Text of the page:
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Official: U.S. floated direct talks with Iran, but did not send secret letter

Jan. 13, 2012: Iranian President Mahmoud Ahmadinejad waves to reporters from his airplane at an air base as he departs Quito, Ecuador.AP

The Obama administration sent a message to Iran offering to engage the country in direct talks, Fox News confirms -- though a senior U.S. official denied claims that President Obama conveyed that message in a letter. 

An Iranian lawmaker first claimed Wednesday that the president floated the proposal for direct talks in a secret letter to the Islamic Republic's supreme leader. The message also warned Tehran against closing the strategic Strait of Hormuz. Iran has threatened to close the waterway, the route for about one-sixth of the global oil flow, because of new U.S. sanctions over its nuclear program. 

While the senior U.S. official said no such letter was written by the president or any other top official, Fox News confirms that what was described as a "tough" message was delivered orally through diplomats. The message communicated that closing the Strait of Hormuz would be a "red line" tantamount to an act of war -- it closed with the message that the U.S. continues to be open to direct talks with Iran. 

Critics, though, call that a mistake. House Speaker John Boehner said Wednesday that the offer "makes America look weak." 

"Talking with the Iranians is playing into their hand. They are masters at fooling the world," said Dan Gillerman, Israel's former representative at the United Nations. 

Obama administration officials initially would not confirm whether Obama called for direct talks with Iran. The White House, though, seemed at first to acknowledge that a letter was sent and reiterated that the door remains open for Iran to return to international talks over its nuclear program. 

"It remains available to Iran to this day," White House Press Secretary Jay Carney said, adding that the U.S. position "has not changed."  

He said the path is open for Iran to "get right with the international community," a move he said would ensure the country has access to nuclear technology for non-military purposes. 

"If the Iranians are serious about restarting talks, then they need to respond to that letter," he said. "That is the channel ... by which the restarting of those talks would take place."

Conservative Iranian lawmaker Ali Motahari revealed the content of the message days after the Obama administration said it was warning Iran through public and private channels against any action that threatens the flow of oil from the Persian Gulf. 

"In the letter, Obama called for direct talks with Iran," the semiofficial Fars news agency quoted Motahari as saying Wednesday. "The letter also said that closing the Strait of Hormuz is (Washington's) red line." 

"The first part of the letter contains threats and the second part contains an offer for dialogue," he added. 

Iran's Foreign Ministry spokesman Ramin Mehmanparast confirmed that Tehran received the letter and was considering a possible response. 

Defense Secretary Leon Panetta said pursuing diplomacy is "always an option," and that "it takes two to be able to engage." 

State Department spokeswoman Victoria Nuland also said the door is open to talks, but added: "We've seen a lot of public statements from Iran that they are interested, but we have not seen the kind of official communications that we need to see that demonstrates serious intent."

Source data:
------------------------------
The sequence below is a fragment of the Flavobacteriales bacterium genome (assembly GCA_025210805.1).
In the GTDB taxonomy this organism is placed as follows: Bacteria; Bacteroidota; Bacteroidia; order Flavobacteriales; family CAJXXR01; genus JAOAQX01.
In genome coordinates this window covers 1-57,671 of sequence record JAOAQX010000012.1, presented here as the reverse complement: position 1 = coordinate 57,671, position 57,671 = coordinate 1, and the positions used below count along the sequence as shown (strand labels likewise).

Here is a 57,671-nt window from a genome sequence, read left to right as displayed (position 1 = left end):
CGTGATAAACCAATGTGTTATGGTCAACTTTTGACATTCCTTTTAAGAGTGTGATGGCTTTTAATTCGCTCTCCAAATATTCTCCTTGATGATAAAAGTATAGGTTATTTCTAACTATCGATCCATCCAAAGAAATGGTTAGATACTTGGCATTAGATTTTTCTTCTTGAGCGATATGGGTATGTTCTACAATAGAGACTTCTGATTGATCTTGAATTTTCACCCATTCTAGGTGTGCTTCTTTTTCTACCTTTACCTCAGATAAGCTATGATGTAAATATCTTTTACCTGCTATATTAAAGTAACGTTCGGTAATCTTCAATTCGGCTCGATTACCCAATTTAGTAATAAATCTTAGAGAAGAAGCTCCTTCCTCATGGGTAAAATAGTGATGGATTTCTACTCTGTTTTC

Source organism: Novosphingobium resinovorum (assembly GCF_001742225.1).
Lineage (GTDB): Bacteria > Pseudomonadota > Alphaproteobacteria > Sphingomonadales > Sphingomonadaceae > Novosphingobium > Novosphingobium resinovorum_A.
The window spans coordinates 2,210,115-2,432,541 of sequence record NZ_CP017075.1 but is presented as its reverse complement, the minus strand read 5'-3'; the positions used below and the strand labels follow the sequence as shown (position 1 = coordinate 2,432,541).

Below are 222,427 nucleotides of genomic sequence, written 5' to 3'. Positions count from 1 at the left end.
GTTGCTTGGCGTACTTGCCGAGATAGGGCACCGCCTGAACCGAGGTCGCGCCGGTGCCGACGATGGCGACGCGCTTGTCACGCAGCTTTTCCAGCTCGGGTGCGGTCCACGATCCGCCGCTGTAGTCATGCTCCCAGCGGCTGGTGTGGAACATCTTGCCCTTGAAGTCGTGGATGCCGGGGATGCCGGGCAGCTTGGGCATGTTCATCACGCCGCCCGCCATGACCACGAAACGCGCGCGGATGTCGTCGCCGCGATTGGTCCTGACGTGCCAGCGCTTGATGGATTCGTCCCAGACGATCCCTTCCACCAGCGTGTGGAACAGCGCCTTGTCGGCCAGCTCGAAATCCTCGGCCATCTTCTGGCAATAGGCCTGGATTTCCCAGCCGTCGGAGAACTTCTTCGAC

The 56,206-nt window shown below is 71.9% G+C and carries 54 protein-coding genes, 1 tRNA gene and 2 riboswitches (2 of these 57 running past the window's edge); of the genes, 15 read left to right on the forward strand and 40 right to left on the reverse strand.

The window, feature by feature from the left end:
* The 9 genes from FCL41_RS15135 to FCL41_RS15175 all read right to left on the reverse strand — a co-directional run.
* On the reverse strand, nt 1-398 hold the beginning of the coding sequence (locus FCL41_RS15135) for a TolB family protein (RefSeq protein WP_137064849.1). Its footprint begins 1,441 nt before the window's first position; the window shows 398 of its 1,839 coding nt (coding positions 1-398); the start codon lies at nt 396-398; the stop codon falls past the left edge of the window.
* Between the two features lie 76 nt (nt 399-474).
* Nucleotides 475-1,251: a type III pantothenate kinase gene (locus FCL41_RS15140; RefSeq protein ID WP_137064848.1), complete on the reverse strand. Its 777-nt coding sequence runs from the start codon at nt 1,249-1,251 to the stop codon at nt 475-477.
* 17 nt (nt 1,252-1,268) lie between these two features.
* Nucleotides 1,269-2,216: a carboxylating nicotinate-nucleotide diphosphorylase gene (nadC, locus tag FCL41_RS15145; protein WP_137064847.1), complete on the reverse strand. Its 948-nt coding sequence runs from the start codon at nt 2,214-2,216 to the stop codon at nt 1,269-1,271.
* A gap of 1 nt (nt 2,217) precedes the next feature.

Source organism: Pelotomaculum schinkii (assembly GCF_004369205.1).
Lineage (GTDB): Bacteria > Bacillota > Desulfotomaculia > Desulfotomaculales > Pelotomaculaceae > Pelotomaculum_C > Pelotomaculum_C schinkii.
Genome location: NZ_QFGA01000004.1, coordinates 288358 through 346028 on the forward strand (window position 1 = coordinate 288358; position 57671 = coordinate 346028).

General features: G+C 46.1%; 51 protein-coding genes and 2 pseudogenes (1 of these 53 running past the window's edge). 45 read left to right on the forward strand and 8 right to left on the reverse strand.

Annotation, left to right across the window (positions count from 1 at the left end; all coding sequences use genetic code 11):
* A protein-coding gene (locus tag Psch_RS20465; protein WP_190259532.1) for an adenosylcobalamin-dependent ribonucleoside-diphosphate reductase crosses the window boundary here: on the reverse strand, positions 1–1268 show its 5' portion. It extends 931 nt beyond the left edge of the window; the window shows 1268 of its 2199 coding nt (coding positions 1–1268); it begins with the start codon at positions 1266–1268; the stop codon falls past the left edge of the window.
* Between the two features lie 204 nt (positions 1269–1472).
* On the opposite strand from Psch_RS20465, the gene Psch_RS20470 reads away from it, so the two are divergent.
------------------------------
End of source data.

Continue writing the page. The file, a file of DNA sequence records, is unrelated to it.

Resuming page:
As for the specific contents of the message, she said: "No comment except to say ... that we have multiple ways to communicate to Iran, and we deploy them all." 

Spokesmen have been vague on what the United States would do about Iran's threat to block the strategic Strait of Hormuz, but military officials have been clear that the U.S. is readying for a possible naval clash. 

Iran's Revolutionary Guard, the country's most powerful military force, says Tehran's leadership has decided to order the closure of the oil route if Iran's oil exports are blocked. A senior Guard officer said this month that the decision has been made by Iran's top authorities. 

Iranian politicians have made the threat in the past, but this was the strongest statement yet that a closure of the strait is official policy. 

Iran's regular army recently held naval war games near the vital waterway that were described by hard-liners as part of preparations to close the strait if sanctions are imposed. The Guard is planning major naval military exercises next month in the same region. 

The U.S. last month enacted new sanctions targeting Iran's central bank and its ability to sell petroleum abroad over Tehran's nuclear program. The U.S. has delayed implementing the sanctions for at least six months, worried about sending the price of oil higher at a time when the global economy is struggling. 

Closing the strait would have immense world economic impact. Iran is OPEC's second largest oil producer, and oil exports account for 80 percent of Iran's foreign currency income. To Tehran, an oil embargo would be tantamount to a declaration of war that could provoke the Iranian leadership to block the Hormuz strait. 

At issue is Iran's nuclear program. The U.S., Israel and others charge that Iran is trying to build nuclear weapons. Their case was bolstered by a report from the International Atomic Energy late last year, citing evidence that Iran was employing methods and equipment used in making bombs. 

Iran has consistently denied that, saying its nuclear program is peaceful, aimed at producing electric power and isotopes for cancer treatment. 

Fox News' Ed Henry and The Associated Press contributed to this report. 

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